The LandVest informatics team is excited to announce the addition of a new intern, Logan Wimme. Logan is currently a graduate student with the University of Idaho where his studies and research focus on forest biometrics, modeling, and spatial analysis. Prior to his graduate career, Logan earned his Bachelor of Science in forest management from the University of Wisconsin-Stevens Point. Additionally, he has previous work experience in both private and government sectors of the forestry community.
Logan’s internship with LandVest is funded through an exciting opportunity provided by the National Science Foundation (NSF). NSF recognizes the importance of preparing the nation’s up-and-coming researchers and workforce professionals, and thus they established a program to provide supplemental funding for graduate students through non-academic internships. These internships are designed to prepare students for post-academic careers by aiding in the development of professional skills, providing exposure to real-world scenarios, and allowing students to work and build relationships within collaborative teams.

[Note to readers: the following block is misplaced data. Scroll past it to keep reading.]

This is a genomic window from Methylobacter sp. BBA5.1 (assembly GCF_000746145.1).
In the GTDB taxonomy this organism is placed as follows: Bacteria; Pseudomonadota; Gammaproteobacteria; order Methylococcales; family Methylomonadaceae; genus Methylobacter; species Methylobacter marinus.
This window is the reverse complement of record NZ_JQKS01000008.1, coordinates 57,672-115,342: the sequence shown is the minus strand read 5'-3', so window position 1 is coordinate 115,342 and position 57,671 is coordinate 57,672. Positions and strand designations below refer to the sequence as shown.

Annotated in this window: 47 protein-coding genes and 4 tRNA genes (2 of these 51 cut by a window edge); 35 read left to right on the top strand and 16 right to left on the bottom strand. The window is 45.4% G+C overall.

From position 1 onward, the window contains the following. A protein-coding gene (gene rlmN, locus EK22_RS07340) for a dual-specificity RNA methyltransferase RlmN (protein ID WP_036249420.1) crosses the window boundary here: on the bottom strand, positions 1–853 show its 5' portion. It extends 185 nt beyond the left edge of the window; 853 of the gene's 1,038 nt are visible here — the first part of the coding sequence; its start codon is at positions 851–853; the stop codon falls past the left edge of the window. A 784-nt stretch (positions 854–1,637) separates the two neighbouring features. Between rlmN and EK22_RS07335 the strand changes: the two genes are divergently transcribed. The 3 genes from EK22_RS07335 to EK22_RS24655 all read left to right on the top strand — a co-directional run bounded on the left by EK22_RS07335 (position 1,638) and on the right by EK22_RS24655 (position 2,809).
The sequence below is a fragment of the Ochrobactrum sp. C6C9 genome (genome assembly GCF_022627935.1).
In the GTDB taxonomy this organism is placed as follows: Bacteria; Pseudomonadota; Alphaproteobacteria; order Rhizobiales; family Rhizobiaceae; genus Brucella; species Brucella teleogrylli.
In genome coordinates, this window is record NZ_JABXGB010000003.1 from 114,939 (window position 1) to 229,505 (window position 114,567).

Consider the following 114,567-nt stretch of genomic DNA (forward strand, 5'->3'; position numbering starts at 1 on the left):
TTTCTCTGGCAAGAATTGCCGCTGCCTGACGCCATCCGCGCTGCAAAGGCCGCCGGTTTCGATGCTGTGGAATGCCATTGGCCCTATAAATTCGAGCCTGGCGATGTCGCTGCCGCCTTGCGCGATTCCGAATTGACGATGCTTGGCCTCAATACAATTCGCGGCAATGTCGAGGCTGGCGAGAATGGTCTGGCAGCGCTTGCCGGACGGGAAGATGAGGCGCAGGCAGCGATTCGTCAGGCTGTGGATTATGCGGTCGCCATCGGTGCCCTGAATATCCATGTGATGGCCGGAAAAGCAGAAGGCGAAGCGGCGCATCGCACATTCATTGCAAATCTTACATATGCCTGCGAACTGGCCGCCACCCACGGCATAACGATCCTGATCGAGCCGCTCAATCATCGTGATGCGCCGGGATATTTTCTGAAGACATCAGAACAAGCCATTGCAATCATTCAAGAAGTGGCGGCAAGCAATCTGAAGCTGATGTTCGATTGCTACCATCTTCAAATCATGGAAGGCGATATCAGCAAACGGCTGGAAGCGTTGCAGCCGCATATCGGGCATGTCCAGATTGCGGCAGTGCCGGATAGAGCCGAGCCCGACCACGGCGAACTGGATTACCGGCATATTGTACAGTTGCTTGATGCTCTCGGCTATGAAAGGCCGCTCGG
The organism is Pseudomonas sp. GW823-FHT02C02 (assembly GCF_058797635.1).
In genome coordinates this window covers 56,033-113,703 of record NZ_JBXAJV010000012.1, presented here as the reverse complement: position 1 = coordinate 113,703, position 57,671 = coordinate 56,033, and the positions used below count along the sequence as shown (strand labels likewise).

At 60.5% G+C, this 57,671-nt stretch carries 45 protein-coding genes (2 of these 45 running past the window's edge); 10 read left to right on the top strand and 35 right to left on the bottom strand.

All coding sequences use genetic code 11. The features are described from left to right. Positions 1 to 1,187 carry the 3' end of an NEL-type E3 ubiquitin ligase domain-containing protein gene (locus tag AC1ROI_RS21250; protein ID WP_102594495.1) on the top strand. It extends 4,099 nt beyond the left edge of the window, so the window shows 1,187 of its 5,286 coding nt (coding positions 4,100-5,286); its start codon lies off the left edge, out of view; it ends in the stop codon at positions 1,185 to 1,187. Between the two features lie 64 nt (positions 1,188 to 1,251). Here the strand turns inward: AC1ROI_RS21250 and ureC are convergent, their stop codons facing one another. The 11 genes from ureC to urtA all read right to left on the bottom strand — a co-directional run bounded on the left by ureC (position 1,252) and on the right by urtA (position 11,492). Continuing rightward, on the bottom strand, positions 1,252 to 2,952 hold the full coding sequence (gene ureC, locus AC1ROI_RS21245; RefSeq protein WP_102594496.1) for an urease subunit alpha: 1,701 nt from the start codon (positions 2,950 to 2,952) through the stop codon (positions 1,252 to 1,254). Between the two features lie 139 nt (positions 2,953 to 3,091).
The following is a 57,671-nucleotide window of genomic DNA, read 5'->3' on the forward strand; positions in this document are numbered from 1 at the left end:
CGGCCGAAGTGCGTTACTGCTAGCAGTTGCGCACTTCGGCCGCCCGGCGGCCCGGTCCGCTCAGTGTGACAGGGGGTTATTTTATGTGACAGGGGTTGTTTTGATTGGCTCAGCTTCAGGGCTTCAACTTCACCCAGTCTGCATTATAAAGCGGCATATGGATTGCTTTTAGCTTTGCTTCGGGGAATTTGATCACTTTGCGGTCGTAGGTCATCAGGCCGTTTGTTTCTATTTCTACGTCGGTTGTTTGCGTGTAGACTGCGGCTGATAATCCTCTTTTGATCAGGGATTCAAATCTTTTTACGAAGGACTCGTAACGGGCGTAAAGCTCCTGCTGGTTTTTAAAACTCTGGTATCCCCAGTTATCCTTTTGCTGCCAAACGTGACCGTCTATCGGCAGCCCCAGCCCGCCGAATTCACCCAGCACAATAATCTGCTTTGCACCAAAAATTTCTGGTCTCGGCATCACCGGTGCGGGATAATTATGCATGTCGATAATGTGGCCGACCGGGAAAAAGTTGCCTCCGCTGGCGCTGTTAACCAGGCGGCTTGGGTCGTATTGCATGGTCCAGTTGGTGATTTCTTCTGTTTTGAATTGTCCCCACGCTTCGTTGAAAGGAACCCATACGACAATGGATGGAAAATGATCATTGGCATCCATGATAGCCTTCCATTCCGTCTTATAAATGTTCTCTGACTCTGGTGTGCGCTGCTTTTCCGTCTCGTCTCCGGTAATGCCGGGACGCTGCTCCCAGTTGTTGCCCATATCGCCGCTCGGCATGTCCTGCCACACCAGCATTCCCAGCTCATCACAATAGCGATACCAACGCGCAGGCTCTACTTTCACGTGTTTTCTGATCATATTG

LandVest and the University of Idaho worked together over the course of several months to finalize and submit an NSF internship application. The application navigated a rigorous selection process before it was chosen and the internship was granted. This collaboration between LandVest and the University of Idaho will provide benefits for both parties while simultaneously creating an unparalleled learning experience for Logan.
As part of the internship, students are required to conduct a research project within their field of study. Logan’s project will primarily focus on researching ways to effectively conduct rapid forest inventory using UAS-based methods. Potential findings of Logan’s research will ideally be used to streamline forest inventory processes and increase efficiency for other large-scale data collections.
In addition to Logan’s research project, he will be exposed to numerous other opportunities as a result of this experience. These opportunities include 1) exposure to large scale forest management and industrial forestry processes that would not be a part of a typical graduate research project, 2) becoming proficient in solving real-world needs through the application of his education and on-the-job training, 3) developing skills with new technologies that provide more accurate and efficient data collection to aid in strategic business decisions and forest operations, and 4) broadening his network of peers and colleagues.